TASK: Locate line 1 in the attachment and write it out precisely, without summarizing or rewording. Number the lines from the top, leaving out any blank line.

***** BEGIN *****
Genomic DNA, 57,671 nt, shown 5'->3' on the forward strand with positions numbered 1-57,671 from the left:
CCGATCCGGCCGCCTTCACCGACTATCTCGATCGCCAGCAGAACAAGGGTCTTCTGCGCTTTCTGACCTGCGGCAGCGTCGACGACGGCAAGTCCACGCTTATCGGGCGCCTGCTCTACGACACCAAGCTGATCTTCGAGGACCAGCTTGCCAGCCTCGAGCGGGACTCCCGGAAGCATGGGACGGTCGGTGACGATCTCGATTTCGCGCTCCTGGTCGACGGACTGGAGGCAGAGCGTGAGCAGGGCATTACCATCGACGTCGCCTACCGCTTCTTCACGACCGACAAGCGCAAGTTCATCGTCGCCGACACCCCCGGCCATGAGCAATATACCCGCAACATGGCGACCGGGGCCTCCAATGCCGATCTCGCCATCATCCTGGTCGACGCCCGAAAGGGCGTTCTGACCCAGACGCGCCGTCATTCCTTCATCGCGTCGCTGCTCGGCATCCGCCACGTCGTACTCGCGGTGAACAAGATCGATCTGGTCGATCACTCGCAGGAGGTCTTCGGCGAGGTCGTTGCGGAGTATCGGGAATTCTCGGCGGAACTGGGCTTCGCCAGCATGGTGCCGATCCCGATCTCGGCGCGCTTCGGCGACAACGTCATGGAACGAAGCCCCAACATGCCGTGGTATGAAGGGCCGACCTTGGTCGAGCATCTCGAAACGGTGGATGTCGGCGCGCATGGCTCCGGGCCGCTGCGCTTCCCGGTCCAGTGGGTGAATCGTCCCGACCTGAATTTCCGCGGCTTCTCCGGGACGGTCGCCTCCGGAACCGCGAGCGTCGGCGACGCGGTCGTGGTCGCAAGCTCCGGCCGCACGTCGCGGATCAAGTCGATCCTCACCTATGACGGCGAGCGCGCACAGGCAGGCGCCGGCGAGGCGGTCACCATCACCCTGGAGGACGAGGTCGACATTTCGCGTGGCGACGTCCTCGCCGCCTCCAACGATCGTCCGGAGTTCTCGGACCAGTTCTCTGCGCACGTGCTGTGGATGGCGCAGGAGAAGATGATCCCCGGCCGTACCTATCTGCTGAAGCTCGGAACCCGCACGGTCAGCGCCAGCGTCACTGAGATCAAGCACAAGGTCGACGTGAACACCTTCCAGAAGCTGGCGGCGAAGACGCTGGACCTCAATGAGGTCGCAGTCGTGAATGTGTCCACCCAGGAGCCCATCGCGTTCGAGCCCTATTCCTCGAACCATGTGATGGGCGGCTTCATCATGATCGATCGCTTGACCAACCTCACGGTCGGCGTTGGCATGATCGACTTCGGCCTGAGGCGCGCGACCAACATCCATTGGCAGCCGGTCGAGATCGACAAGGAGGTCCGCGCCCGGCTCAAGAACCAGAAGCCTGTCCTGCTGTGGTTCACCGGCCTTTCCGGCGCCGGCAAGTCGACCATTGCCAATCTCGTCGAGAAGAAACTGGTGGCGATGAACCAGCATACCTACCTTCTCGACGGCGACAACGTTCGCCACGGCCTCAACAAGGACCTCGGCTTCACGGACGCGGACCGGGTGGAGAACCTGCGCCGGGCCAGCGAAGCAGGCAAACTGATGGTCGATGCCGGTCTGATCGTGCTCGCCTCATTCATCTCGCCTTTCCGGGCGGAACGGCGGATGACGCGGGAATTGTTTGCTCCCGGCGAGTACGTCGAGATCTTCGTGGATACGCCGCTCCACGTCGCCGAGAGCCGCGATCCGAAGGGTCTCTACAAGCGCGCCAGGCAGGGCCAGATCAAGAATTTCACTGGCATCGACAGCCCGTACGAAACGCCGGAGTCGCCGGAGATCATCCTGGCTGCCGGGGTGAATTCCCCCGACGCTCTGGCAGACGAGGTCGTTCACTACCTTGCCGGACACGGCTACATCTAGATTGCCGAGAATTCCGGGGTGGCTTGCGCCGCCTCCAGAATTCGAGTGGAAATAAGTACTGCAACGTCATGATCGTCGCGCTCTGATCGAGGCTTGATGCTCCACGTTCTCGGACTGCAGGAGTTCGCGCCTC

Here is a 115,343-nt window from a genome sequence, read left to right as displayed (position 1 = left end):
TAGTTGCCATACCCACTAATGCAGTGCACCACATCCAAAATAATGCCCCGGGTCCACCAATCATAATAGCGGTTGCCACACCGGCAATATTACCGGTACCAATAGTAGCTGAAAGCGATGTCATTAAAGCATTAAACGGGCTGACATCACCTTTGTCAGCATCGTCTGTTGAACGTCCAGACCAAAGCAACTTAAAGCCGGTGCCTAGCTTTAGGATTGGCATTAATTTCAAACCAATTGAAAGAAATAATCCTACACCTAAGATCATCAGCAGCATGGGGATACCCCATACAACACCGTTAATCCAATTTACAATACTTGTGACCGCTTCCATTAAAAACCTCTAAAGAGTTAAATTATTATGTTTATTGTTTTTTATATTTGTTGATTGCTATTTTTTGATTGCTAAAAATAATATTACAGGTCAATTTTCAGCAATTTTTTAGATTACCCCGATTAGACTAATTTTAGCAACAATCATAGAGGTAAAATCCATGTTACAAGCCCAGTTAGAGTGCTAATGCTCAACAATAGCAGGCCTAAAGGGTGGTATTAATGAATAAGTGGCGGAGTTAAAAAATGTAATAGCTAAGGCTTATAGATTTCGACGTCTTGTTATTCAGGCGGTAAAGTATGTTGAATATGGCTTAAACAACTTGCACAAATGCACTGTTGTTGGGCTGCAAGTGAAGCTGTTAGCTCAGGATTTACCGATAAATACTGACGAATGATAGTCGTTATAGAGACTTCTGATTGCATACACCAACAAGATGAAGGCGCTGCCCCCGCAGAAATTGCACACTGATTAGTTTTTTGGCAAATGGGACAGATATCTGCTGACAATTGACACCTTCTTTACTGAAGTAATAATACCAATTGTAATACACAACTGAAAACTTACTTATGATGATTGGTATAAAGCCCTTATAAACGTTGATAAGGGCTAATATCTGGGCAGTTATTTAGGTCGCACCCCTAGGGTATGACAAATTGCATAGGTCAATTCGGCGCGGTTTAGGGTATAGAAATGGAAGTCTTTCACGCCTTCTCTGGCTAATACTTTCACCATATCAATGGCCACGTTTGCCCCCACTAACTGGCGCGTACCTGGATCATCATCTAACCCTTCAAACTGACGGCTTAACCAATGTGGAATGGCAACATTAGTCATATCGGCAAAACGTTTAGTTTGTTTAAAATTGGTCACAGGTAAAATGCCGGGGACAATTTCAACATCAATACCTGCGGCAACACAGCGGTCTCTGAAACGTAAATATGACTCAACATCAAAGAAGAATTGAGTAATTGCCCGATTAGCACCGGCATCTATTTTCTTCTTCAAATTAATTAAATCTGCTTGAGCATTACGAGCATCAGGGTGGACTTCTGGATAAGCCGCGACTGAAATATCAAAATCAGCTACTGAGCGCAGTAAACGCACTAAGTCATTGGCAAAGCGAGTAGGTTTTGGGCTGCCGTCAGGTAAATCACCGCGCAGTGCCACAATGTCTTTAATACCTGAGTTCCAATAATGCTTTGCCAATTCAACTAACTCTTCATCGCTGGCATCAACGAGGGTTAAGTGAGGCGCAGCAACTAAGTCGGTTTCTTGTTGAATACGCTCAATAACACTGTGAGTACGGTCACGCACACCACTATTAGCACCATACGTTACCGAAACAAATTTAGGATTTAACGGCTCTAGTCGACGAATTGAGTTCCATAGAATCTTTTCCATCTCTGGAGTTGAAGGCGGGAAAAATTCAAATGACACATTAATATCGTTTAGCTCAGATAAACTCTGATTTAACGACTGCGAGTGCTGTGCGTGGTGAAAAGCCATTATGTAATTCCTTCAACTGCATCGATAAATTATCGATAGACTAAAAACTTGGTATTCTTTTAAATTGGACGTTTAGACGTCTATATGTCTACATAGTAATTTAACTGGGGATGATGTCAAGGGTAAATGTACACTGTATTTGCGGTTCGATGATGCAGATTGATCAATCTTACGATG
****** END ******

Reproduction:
Genomic DNA, 57,671 nt, shown 5'->3' on the forward strand with positions numbered 1-57,671 from the left: